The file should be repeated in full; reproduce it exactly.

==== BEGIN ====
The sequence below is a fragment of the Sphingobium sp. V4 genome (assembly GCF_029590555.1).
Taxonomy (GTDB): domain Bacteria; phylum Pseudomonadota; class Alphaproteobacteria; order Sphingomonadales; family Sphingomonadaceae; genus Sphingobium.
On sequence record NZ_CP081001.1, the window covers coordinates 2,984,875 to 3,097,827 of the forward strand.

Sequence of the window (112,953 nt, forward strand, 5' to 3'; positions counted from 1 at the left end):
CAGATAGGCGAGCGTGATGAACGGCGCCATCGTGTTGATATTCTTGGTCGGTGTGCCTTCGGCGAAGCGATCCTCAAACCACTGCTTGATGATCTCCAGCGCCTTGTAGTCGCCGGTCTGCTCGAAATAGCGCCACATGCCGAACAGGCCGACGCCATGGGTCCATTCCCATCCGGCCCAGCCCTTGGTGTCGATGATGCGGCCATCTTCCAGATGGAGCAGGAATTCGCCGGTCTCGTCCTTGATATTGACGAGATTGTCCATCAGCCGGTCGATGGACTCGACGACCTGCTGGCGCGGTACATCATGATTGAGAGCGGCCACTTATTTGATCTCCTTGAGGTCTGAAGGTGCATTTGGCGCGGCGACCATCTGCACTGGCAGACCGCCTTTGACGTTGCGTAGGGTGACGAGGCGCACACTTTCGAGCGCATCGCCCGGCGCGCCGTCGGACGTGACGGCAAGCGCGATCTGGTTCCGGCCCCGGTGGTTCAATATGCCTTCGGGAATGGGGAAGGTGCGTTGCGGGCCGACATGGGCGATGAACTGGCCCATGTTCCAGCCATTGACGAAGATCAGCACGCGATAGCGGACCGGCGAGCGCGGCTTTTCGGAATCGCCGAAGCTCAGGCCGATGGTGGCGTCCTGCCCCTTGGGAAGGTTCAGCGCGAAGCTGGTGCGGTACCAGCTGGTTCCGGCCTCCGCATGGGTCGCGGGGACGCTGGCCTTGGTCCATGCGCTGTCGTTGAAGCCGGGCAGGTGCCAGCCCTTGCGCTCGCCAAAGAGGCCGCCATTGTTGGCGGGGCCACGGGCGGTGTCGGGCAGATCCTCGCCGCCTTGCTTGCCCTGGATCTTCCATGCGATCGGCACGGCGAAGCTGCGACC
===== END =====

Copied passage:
The sequence below is a fragment of the Sphingobium sp. V4 genome (assembly GCF_029590555.1).
Taxonomy (GTDB): domain Bacteria; phylum Pseudomonadota; class Alphaproteobacteria; order Sphingomonadales; family Sphingomonadaceae; genus Sphingobium.
On sequence record NZ_CP081001.1, the window covers coordinates 2,984,875 to 3,097,827 of the forward strand.

Sequence of the window (112,953 nt, forward strand, 5' to 3'; positions counted from 1 at the left end):
CAGATAGGCGAGCGTGATGAACGGCGCCATCGTGTTGATATTCTTGGTCGGTGTGCCTTCGGCGAAGCGATCCTCAAACCACTGCTTGATGATCTCCAGCGCCTTGTAGTCGCCGGTCTGCTCGAAATAGCGCCACATGCCGAACAGGCCGACGCCATGGGTCCATTCCCATCCGGCCCAGCCCTTGGTGTCGATGATGCGGCCATCTTCCAGATGGAGCAGGAATTCGCCGGTCTCGTCCTTGATATTGACGAGATTGTCCATCAGCCGGTCGATGGACTCGACGACCTGCTGGCGCGGTACATCATGATTGAGAGCGGCCACTTATTTGATCTCCTTGAGGTCTGAAGGTGCATTTGGCGCGGCGACCATCTGCACTGGCAGACCGCCTTTGACGTTGCGTAGGGTGACGAGGCGCACACTTTCGAGCGCATCGCCCGGCGCGCCGTCGGACGTGACGGCAAGCGCGATCTGGTTCCGGCCCCGGTGGTTCAATATGCCTTCGGGAATGGGGAAGGTGCGTTGCGGGCCGACATGGGCGATGAACTGGCCCATGTTCCAGCCATTGACGAAGATCAGCACGCGATAGCGGACCGGCGAGCGCGGCTTTTCGGAATCGCCGAAGCTCAGGCCGATGGTGGCGTCCTGCCCCTTGGGAAGGTTCAGCGCGAAGCTGGTGCGGTACCAGCTGGTTCCGGCCTCCGCATGGGTCGCGGGGACGCTGGCCTTGGTCCATGCGCTGTCGTTGAAGCCGGGCAGGTGCCAGCCCTTGCGCTCGCCAAAGAGGCCGCCATTGTTGGCGGGGCCACGGGCGGTGTCGGGCAGATCCTCGCCGCCTTGCTTGCCCTGGATCTTCCATGCGATCGGCACGGCGAAGCTGCGACC